For the last few years now, BMW has wrestled with the question of what it’ll mean to be a luxury car manufacturer in the age of electric cars, autonomous driving and rapidly changing — and increasing — customer expectations. What, after all, makes something the “ultimate driving machine” when the driver eventually stops driving?

For BMW, the answer is a renewed focus on technology and the in-car experience it enables, without forgetting its heritage in performance cars. To discuss the state of the company’s transformation, not just in terms of its cars but also its business model, I sat down with BMW’s outspoken VP of Digital Products and Services Dieter May shortly after the company unveiled the latest version of its in-car operating system.

“We build digital products and services that are meant to help us differentiate our core product, the car and generate revenue,” May said. “But these digital services also provide us with channels and touch points that allow us to now have a direct relationship with the customer on the sales side and talk to the customer directly.”

In the car industry, however, the sales channel has traditionally been the dealership. That’s where you buy the car and that’s where you get it serviced. It’s the dealer who knows (ideally) who you are and what you want. The manufacturer’s role in this model is to build the car, maybe build a bit of a central online presence with a configurator so customers can get some idea of the car’s price — and get out of the way.

That’s not the future that May envisions, though. And neither is it one where the big tech companies like Apple and Google own the driver and the user experience.

“As we’re building the digital products in the car, we are also building out the car as a channel and touchpoint at the same time,” May noted. “We’ll have our app, a personal assistant etc. and with that, we can create a user profile and provide that to our sales teams. Today, virtually every car manufacturer can’t talk directly to the customers because the customer belongs to the dealer, and because the different business units, like after sales, financial services, etc., aren’t unified and all try to talk to the customer separately.”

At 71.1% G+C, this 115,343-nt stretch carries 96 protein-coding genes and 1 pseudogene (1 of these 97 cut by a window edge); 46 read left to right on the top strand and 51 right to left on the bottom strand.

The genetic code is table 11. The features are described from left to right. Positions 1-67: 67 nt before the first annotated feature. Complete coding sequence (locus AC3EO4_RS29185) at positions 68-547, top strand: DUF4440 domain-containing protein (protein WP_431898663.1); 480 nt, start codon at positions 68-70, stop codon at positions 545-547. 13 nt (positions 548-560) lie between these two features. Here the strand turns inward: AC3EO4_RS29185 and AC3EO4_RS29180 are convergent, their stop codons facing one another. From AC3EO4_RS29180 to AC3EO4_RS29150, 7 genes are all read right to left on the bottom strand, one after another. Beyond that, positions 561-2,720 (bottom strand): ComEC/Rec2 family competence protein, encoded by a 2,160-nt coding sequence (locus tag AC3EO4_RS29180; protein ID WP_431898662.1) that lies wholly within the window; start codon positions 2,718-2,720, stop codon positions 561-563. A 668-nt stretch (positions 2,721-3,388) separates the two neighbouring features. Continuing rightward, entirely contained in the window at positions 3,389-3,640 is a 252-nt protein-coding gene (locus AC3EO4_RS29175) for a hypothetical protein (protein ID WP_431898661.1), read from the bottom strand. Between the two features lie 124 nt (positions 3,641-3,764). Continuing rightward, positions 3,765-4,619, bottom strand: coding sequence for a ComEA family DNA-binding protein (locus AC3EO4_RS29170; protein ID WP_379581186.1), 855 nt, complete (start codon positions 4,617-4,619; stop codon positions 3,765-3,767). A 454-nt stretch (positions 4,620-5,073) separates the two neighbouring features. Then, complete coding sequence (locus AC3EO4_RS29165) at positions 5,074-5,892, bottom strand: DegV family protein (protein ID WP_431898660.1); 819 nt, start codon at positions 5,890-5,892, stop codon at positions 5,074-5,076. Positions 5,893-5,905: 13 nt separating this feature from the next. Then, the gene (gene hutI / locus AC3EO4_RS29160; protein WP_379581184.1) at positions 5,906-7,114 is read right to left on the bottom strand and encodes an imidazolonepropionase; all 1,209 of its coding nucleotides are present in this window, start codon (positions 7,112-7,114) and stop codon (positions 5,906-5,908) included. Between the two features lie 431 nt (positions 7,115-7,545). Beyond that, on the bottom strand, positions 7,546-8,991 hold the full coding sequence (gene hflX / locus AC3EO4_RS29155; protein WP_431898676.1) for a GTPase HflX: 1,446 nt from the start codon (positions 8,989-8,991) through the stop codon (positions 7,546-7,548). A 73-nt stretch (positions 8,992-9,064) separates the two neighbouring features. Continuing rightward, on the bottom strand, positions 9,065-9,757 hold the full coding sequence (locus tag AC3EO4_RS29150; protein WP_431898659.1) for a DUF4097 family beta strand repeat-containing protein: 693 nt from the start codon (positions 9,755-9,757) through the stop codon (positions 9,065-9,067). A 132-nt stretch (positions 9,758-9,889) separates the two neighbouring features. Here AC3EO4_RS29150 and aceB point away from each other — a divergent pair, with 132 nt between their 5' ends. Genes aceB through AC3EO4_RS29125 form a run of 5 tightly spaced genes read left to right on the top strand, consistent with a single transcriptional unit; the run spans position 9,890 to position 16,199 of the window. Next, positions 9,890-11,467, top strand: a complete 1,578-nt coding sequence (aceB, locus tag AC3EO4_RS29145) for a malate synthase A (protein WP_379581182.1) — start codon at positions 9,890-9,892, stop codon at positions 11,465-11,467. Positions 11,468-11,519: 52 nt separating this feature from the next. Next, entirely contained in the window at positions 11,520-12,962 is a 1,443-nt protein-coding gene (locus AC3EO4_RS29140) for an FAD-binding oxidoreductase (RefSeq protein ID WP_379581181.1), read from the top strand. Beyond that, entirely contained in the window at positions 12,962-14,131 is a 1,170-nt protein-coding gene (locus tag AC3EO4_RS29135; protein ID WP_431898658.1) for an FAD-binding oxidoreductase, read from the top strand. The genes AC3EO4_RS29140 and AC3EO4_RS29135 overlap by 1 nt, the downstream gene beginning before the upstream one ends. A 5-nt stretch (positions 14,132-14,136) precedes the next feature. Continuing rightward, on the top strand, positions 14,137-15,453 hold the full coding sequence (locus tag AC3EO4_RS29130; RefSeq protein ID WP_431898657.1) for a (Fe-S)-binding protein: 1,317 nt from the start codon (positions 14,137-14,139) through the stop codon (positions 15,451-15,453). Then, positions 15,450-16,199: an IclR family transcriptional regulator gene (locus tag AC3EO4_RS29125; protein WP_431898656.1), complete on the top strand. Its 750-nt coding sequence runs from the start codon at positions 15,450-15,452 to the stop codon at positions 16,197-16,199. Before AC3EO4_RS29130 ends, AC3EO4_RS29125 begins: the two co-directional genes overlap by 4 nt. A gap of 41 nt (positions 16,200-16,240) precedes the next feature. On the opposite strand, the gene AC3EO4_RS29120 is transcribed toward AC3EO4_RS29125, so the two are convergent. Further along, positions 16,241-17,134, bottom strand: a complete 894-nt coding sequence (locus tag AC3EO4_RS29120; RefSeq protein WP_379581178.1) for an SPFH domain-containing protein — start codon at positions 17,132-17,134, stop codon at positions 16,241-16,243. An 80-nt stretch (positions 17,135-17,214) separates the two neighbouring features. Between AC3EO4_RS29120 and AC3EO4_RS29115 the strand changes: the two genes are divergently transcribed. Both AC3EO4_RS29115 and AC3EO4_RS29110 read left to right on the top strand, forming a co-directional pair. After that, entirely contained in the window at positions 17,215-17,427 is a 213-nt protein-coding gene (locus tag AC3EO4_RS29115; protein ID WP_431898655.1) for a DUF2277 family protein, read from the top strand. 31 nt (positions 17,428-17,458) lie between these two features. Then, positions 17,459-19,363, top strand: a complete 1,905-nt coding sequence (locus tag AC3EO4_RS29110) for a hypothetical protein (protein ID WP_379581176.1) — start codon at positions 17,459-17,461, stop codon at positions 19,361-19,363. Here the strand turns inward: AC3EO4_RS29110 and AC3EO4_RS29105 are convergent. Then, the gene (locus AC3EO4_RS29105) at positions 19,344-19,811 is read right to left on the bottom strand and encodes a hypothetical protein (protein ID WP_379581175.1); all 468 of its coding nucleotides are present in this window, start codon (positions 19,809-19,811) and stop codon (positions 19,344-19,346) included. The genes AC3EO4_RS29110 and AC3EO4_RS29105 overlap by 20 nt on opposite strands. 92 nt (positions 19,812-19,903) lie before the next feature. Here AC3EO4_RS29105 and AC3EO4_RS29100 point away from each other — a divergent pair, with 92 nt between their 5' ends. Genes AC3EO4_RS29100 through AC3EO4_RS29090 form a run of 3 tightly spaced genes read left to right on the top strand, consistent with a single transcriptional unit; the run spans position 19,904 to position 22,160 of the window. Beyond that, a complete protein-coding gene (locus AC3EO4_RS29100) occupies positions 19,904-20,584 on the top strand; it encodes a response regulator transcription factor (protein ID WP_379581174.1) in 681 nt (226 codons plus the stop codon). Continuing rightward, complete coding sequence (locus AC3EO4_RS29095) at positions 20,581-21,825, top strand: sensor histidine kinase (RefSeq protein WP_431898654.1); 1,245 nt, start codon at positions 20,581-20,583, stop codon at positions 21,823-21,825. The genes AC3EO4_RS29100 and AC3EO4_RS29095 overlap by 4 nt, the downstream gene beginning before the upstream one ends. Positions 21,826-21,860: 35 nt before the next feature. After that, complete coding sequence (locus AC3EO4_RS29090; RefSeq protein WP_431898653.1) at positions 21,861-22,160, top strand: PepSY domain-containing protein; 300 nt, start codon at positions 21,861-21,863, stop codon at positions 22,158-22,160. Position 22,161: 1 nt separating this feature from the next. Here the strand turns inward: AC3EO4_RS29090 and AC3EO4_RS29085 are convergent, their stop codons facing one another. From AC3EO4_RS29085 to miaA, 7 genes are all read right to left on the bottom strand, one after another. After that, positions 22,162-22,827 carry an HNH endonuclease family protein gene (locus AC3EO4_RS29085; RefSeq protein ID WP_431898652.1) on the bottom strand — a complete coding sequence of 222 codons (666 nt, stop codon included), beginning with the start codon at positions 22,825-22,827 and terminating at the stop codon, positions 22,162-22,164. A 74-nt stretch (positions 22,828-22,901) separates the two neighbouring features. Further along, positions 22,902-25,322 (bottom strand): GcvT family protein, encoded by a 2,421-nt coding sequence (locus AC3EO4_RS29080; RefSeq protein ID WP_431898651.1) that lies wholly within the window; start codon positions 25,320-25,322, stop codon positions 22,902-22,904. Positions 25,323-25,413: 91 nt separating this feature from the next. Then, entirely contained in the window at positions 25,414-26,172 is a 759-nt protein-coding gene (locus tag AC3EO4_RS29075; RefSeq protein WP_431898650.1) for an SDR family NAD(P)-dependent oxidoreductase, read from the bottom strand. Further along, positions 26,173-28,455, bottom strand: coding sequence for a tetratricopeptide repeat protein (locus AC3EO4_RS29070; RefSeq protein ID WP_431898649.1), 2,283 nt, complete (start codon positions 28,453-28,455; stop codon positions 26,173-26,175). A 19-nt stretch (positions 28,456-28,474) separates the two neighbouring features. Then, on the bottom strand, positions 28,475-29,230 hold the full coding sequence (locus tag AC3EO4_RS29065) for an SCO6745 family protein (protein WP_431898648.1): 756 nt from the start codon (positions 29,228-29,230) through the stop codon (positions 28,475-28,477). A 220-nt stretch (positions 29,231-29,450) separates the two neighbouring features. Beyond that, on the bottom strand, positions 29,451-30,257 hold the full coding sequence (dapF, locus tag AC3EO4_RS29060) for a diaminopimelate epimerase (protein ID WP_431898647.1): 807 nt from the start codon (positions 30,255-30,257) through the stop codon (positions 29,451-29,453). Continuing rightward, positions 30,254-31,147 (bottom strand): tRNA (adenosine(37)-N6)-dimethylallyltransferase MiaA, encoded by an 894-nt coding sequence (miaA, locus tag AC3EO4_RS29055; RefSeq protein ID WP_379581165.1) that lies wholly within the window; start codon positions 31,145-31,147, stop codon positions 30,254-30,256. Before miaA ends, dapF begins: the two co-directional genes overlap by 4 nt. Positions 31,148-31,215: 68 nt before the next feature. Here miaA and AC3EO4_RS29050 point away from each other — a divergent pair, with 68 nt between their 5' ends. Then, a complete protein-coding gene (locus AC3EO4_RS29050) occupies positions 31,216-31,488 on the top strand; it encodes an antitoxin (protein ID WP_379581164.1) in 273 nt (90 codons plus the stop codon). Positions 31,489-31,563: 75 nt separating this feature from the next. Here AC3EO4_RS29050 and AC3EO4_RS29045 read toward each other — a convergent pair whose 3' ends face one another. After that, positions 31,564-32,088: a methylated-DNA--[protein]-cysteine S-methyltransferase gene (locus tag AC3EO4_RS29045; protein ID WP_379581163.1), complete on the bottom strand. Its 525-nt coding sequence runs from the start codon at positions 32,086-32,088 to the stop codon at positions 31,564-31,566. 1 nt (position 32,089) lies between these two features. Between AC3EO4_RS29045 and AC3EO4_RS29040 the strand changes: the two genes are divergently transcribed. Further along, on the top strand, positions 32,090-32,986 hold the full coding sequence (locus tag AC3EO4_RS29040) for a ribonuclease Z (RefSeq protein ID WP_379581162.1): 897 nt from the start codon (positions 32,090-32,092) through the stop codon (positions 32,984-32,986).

So for BMW, digital experiences in the car are one thing — and you can expect to hear a bit more about this in the coming weeks and months — but the company is looking beyond this and how it can use this transformation to also create new business opportunities that go beyond maybe selling an in-car Spotify subscription for a few dollars. But what gets May most excited about this is the prospect of being able to talk to the customer throughout the ownership lifecycle. “That’s the cool part, because it allows me to keep the product ‘car’ fresh throughout the lifecycle and manage it like a device,” he said.

The move that May is hinting at here means that BMW wants to not just focus on selling cars but to create a model where it can extract some revenue from users throughout the car’s life. As an example, May noted that BMW may sell you a Mini with a charging package and, in addition, it’ll sell you a flat-rate subscription to charge it. “There are so many opportunities here, but you have to play it smart, both before somebody buys the car and after the sale.

If BMW wants to own the customer, though, that means dealerships have to change. “The dealers will have to grow into a different role over time,” May acknowledged. “We expect and hope that just as we will share data with the dealer, the dealers will share their data with us. A small piece of a larger cake is still better than nothing.”

Customers will still come to the dealer for their service needs, so BMW isn’t cutting them out completely, but the company definitely wants to own a larger part of the relationship with the customer. And at the end of the day, it’s the dealer who represents the manufacturer, whether that’s taking somebody on a test drive or helping the customer take delivery of a car.

“What’s most important for us — and everybody is talking about autonomous driving and electric vehicles and so on — but if we don’t become a customer-centric company, then we are destined to fail. The number of digital elements in our customers’ lives and in the car continues to increase, and if we don’t understand that, we’ve got a problem.”

As for its current in-car systems, May told me that BMW now has more than three million registered users for its ConnectedDrive system, but what’s maybe more important is that the number of user interactions is increasing significantly faster than that. What’s interesting to hear is that the way BMW thinks about these users is pretty much in line with any consumer internet company. The team tracks monthly, weekly and daily active users, for example, and is working to increase those engagement numbers with every update.